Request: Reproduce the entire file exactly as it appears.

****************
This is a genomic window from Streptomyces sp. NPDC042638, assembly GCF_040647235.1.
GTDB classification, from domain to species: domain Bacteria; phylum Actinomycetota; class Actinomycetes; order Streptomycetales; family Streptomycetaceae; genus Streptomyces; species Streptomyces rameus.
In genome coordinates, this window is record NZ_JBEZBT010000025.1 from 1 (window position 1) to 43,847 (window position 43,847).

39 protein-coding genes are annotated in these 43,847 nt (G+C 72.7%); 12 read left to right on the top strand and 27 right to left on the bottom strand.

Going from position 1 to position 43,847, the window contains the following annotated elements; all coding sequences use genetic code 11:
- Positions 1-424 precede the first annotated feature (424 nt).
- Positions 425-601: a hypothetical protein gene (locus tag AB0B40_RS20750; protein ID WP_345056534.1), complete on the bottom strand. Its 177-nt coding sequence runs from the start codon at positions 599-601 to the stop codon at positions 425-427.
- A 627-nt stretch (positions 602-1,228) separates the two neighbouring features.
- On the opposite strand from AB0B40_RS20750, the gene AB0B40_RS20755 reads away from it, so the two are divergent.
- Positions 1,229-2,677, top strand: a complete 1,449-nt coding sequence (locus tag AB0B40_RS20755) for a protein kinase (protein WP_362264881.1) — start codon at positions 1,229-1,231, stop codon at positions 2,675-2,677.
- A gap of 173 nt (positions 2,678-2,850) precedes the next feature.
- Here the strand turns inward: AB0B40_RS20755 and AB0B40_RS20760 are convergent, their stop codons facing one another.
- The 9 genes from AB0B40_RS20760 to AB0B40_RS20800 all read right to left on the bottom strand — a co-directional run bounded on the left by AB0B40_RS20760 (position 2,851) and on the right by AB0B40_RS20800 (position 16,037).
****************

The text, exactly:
This is a genomic window from Streptomyces sp. NPDC042638, assembly GCF_040647235.1.
GTDB classification, from domain to species: domain Bacteria; phylum Actinomycetota; class Actinomycetes; order Streptomycetales; family Streptomycetaceae; genus Streptomyces; species Streptomyces rameus.
In genome coordinates, this window is record NZ_JBEZBT010000025.1 from 1 (window position 1) to 43,847 (window position 43,847).

39 protein-coding genes are annotated in these 43,847 nt (G+C 72.7%); 12 read left to right on the top strand and 27 right to left on the bottom strand.

Going from position 1 to position 43,847, the window contains the following annotated elements; all coding sequences use genetic code 11:
- Positions 1-424 precede the first annotated feature (424 nt).
- Positions 425-601: a hypothetical protein gene (locus tag AB0B40_RS20750; protein ID WP_345056534.1), complete on the bottom strand. Its 177-nt coding sequence runs from the start codon at positions 599-601 to the stop codon at positions 425-427.
- A 627-nt stretch (positions 602-1,228) separates the two neighbouring features.
- On the opposite strand from AB0B40_RS20750, the gene AB0B40_RS20755 reads away from it, so the two are divergent.
- Positions 1,229-2,677, top strand: a complete 1,449-nt coding sequence (locus tag AB0B40_RS20755) for a protein kinase (protein WP_362264881.1) — start codon at positions 1,229-1,231, stop codon at positions 2,675-2,677.
- A gap of 173 nt (positions 2,678-2,850) precedes the next feature.
- Here the strand turns inward: AB0B40_RS20755 and AB0B40_RS20760 are convergent, their stop codons facing one another.
- The 9 genes from AB0B40_RS20760 to AB0B40_RS20800 all read right to left on the bottom strand — a co-directional run bounded on the left by AB0B40_RS20760 (position 2,851) and on the right by AB0B40_RS20800 (position 16,037).